British tech founder Mike Lynch denies defrauding HP at US criminal trial


British entrepreneur Mike Lynch leaves Westminster Magistrates Court, in London, Britain, February 9, 2021. REUTERS/Hannah McKay/File Photo

SAN FRANCISCO (Reuters) -Mike Lynch, the tech founder once hailed as Britain's answer to Steve Jobs, denied wrongdoing at his fraud trial on Thursday in connection with Hewlett-Packard's disastrous $11 billion acquisition of his software company in 2011.

Under questioning from his lawyer, Christopher Morvillo, Lynch said he was not involved in the transactions that prosecutors say amounted to a massive accounting fraud at Autonomy, the company Lynch co-founded.

HP wrote down Autonomy's value by $8.8 billion in 2012, saying it had uncovered serious accounting improprieties.

Lynch took the witness stand at the San Francisco trial for the first time earlier on Thursday. He told jurors that others were in charge of accounting and he was focused on Autonomy's technology and marketing.

The tech entrepreneur defended his company, saying that while Autonomy was not perfect and some things could have been done better in hindsight, it was still a lucrative business.

"I think Autonomy was an extremely successful company. From a financial point of view, it was highly profitable," Lynch said.

The testimony is a pivotal moment for Lynch, who has been embroiled in legal battles over the sale since it imploded and now faces potential prison time if convicted.

Lynch and former Autonomy finance executive Stephen Chamberlain face charges of fraud and conspiracy for allegedly scheming to inflate the company's revenue starting in 2009, in part to entice a buyer.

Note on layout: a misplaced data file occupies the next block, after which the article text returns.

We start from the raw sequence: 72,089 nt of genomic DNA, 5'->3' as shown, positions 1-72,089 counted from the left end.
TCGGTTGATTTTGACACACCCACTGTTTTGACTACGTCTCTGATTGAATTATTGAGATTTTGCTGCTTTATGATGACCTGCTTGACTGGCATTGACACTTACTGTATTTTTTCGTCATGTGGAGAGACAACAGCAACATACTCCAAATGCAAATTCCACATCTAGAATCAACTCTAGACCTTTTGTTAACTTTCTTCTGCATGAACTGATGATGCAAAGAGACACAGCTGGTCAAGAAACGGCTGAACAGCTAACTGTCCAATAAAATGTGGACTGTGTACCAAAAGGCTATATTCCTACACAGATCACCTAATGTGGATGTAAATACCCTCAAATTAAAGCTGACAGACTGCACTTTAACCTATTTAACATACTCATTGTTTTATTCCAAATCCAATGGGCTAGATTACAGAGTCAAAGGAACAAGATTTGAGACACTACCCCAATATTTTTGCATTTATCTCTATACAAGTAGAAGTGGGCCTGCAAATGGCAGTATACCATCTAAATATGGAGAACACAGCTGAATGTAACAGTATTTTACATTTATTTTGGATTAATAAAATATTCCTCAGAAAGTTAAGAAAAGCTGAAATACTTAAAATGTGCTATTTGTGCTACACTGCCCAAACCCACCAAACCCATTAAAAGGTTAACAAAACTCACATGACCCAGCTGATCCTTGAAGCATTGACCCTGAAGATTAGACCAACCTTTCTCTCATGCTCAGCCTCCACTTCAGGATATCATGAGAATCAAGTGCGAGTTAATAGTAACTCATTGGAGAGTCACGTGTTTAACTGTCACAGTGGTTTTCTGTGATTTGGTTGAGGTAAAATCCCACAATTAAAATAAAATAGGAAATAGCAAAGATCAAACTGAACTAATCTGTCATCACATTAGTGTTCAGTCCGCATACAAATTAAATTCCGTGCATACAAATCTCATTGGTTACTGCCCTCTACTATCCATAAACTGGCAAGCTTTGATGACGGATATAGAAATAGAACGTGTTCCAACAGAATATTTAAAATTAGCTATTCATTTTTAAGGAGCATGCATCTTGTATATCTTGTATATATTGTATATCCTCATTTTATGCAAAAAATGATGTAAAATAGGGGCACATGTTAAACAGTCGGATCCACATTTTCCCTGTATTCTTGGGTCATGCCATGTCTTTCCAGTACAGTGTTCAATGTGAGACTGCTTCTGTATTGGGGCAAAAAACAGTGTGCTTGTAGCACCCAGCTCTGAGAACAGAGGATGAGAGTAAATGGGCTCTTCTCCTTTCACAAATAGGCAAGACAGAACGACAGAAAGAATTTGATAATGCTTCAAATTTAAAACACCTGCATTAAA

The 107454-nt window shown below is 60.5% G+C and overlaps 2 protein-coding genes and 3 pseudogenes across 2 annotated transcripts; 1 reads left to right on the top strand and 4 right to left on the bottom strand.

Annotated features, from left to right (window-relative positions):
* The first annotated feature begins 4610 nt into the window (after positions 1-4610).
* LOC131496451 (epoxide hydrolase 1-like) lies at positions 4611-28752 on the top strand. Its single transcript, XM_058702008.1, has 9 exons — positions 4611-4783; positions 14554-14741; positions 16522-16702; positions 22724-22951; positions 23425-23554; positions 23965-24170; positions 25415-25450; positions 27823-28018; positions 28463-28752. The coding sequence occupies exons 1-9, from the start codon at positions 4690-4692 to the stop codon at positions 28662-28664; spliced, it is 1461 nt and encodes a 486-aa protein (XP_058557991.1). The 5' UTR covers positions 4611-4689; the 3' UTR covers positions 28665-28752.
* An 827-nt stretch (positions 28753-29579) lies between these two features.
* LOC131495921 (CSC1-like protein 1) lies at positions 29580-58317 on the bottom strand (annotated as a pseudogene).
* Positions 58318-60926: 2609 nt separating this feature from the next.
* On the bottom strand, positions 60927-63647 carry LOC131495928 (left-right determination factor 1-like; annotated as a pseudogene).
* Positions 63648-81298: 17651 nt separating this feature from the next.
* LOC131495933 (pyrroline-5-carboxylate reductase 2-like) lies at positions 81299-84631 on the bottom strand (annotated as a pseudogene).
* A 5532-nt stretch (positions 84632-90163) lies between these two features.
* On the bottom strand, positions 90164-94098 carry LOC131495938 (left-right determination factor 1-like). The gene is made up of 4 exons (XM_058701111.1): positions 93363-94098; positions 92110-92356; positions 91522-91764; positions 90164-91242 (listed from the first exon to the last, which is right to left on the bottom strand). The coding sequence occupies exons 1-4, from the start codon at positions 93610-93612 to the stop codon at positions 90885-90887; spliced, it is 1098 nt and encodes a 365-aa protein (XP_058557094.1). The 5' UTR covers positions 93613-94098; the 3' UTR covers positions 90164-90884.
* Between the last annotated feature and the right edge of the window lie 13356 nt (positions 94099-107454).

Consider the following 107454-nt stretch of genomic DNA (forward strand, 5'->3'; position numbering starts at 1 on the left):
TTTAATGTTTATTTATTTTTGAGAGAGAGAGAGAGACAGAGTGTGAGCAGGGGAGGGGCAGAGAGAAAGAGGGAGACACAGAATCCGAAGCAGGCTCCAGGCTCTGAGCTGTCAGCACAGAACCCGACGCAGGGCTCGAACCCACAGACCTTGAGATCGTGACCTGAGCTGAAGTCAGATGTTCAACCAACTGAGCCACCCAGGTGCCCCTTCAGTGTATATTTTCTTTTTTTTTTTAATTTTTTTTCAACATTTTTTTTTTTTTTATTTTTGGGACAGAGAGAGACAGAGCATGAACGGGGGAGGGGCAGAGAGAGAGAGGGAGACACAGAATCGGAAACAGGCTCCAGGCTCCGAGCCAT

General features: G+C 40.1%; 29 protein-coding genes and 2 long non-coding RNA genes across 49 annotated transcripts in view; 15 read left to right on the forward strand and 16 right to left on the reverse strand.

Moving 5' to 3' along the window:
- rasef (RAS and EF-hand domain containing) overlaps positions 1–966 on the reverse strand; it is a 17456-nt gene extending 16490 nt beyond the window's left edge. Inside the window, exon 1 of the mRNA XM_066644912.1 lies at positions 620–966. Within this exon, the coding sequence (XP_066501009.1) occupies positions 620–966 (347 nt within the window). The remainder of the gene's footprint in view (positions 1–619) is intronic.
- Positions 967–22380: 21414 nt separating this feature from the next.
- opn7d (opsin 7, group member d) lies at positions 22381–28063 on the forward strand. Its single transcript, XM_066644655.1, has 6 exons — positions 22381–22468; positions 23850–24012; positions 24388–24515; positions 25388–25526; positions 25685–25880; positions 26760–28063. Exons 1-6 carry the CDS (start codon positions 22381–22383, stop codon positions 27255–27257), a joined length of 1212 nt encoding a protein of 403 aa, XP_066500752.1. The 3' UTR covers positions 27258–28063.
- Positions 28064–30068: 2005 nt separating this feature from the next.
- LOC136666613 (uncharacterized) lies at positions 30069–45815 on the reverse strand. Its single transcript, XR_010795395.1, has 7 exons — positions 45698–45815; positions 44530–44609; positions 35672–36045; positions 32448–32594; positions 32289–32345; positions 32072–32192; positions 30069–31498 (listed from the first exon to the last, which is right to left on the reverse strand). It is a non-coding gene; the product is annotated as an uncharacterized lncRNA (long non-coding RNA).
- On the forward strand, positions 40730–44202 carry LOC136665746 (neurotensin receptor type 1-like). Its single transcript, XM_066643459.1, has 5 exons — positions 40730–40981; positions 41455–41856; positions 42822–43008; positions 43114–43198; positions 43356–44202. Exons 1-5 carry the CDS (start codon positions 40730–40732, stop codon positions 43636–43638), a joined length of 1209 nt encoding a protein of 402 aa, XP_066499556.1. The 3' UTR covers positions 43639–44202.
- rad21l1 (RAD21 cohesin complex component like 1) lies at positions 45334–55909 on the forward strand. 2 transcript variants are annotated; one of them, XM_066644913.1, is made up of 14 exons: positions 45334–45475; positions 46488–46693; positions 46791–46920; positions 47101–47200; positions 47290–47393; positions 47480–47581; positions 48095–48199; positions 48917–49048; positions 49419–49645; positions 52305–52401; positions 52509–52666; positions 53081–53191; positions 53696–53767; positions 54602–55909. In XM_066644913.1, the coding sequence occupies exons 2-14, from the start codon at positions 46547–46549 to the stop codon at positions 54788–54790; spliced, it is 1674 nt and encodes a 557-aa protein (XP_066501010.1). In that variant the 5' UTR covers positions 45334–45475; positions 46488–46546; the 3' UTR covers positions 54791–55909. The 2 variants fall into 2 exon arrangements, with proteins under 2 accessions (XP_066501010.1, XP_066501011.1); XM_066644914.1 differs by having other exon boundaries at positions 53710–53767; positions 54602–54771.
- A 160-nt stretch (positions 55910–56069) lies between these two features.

Prosecutors say the pair padded Autonomy's finances through back-dated agreements and "round-trip" deals that fronted cash to customers through fake contracts.

At the trial that began in mid-March, jurors have heard from more than 30 government witnesses including Leo Apotheker, the former HP chief executive who was fired weeks after the Autonomy deal was announced.

Lynch's legal team has argued at trial that HP was so eager to bag Autonomy and shut out potential competitors that it rushed through due diligence before the sale.

Lynch's attorney said in opening arguments that the Cambridge-educated entrepreneur was focused on tech issues and left money matters to Sushovan Hussain, Autonomy's then-chief financial officer.

Hussain was separately convicted in 2018 at a trial in the same court. He was released from U.S. prison in January after serving a five-year sentence.

Lynch was one of the UK's leading tech entrepreneurs, drawing comparisons to Jobs, the Apple cofounder, as well as to Microsoft's cofounder, Bill Gates.

In one of the biggest British tech deals at the time, the Autonomy buy was meant to fuel HP's software business. Instead, it spawned a series of bitter and expensive legal battles. HP largely won a civil lawsuit against Lynch and Hussain in London in 2022, though damages have not yet been decided. The company is seeking $4 billion.

At that trial, Lynch was on the stand for 20 days.

Lynch said HP did not know what it was doing with Autonomy, and was out of its depth in understanding his technology.

(Reporting by Jody Godoy in New York and Abhirup Roy in San Francisco; Editing by Matthew Lewis)

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